Promising confidentiality on black money disclosures, government today said it is willing to walk the extra mile to address any concerns and incorporate "positive suggestions" on the one-time compliance window provided to undeclared wealth holders to come clean.
Promising confidentiality on black money disclosures, government today said it is willing to walk the extra mile to address any concerns and incorporate “positive suggestions” on the one-time compliance window provided to undeclared wealth holders to come clean. Almost half-way through the 4-month window provided to undeclared wealth holders to come clean by paying a cumulative tax and penalty of 45 per cent, Minister of State for Finance Arjun Ram Meghwal said the government has an open mind to address any concerns or suggestions on the scheme. “We have an open mind and will clear all your doubts. Please write to us with whatever doubts you have, we will walk that extra mile to clear them,” he said at a seminar organised on Income Disclosure Scheme 2016.The window opened on June 1 and provides an opportunity to persons who have not paid full tax in the past to come forward and declare the undisclosed income by paying tax, surcharge and penalty, totalling to 45 per cent of the income declared.”Government is coming to you with an open mind and whatever suggestion you give we will try to take them into account,” he said, asking the industry to adopt a positive attitude. Positive suggestions coming will be incorporated in the IDS, he added.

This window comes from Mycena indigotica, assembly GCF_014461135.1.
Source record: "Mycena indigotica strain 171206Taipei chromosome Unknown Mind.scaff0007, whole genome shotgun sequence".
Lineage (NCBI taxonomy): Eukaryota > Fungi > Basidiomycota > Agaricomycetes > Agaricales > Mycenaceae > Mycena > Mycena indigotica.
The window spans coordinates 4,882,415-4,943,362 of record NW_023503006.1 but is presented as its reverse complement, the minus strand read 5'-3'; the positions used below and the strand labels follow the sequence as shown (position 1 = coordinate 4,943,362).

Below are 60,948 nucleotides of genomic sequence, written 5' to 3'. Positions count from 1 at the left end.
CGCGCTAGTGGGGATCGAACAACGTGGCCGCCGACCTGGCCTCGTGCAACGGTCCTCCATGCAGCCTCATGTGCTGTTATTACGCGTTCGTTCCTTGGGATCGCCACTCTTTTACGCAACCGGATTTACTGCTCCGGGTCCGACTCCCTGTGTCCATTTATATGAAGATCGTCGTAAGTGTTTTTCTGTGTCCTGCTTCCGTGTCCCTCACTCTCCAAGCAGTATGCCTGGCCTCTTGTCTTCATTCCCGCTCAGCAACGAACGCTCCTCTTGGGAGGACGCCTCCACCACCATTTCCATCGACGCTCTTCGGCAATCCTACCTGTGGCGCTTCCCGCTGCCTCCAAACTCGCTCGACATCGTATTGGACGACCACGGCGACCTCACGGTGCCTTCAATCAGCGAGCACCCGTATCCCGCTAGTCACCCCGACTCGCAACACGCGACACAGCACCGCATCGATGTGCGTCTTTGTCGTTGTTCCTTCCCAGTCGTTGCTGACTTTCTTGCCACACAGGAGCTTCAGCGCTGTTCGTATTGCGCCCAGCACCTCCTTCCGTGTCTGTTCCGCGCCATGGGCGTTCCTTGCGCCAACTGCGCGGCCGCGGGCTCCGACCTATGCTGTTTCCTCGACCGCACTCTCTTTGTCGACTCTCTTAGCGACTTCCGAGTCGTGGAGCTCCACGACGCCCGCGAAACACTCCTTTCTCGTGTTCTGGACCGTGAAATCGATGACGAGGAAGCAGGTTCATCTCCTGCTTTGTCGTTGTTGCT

“We have given in writing that information will not be shared with other agencies,” he said promising confidentiality of information.
Section 138 of the Income-tax Act has been imported to the Income Declaration Scheme, 2016 that provides for treating material disclosed as confidential. It also provides for such “classified material” not being produced or used in court except in order to institute or assist in the course of a prosecution for any offence committed in relation to tax. IDS provides for immunity from prosecution under the Income-tax Act and Wealth Tax Act alongside immunity from the Benami Transactions (Prohibition) Act, 1988.
Exhorting people to declare undeclared wealth, Meghwal said: “If your child is capable enough he will earn his own living. Why then are you not disclosing your actual income?”CBDT Member Rani Singh Nair said the tax and penalty rate of 45 per cent are not very high considering that a compliant assessee pays about 35 per cent tax and keeping it below 45 per cent would be “discouraging” the morale of honest tax payers.She said new laws are coming which will make keeping undisclosed money difficult.”We hope Benami properties bill will be passed in (ongoing) Monsoon Session… This is the time to come forward to pay taxes and live the life of a compliant tax payer,” Nair said.